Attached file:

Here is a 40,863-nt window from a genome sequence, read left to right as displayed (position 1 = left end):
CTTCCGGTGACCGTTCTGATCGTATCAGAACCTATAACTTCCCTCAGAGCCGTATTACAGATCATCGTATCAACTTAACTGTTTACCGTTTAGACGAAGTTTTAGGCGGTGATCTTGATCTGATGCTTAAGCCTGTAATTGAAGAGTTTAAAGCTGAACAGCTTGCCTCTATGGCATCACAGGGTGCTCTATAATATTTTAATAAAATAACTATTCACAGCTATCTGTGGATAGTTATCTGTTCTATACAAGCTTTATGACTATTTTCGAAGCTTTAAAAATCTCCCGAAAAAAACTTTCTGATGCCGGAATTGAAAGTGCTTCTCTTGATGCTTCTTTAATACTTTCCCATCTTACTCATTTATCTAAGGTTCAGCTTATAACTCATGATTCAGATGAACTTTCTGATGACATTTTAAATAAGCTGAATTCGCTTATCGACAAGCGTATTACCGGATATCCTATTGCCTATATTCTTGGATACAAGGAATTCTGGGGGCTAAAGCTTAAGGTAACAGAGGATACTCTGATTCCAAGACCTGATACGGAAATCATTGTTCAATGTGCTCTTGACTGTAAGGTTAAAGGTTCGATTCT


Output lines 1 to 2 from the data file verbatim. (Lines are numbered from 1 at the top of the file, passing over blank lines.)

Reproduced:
Here is a 40,863-nt window from a genome sequence, read left to right as displayed (position 1 = left end):
CTTCCGGTGACCGTTCTGATCGTATCAGAACCTATAACTTCCCTCAGAGCCGTATTACAGATCATCGTATCAACTTAACTGTTTACCGTTTAGACGAAGTTTTAGGCGGTGATCTTGATCTGATGCTTAAGCCTGTAATTGAAGAGTTTAAAGCTGAACAGCTTGCCTCTATGGCATCACAGGGTGCTCTATAATATTTTAATAAAATAACTATTCACAGCTATCTGTGGATAGTTATCTGTTCTATACAAGCTTTATGACTATTTTCGAAGCTTTAAAAATCTCCCGAAAAAAACTTTCTGATGCCGGAATTGAAAGTGCTTCTCTTGATGCTTCTTTAATACTTTCCCATCTTACTCATTTATCTAAGGTTCAGCTTATAACTCATGATTCAGATGAACTTTCTGATGACATTTTAAATAAGCTGAATTCGCTTATCGACAAGCGTATTACCGGATATCCTATTGCCTATATTCTTGGATACAAGGAATTCTGGGGGCTAAAGCTTAAGGTAACAGAGGATACTCTGATTCCAAGACCTGATACGGAAATCATTGTTCAATGTGCTCTTGACTGTAAGGTTAAAGGTTCGATTCT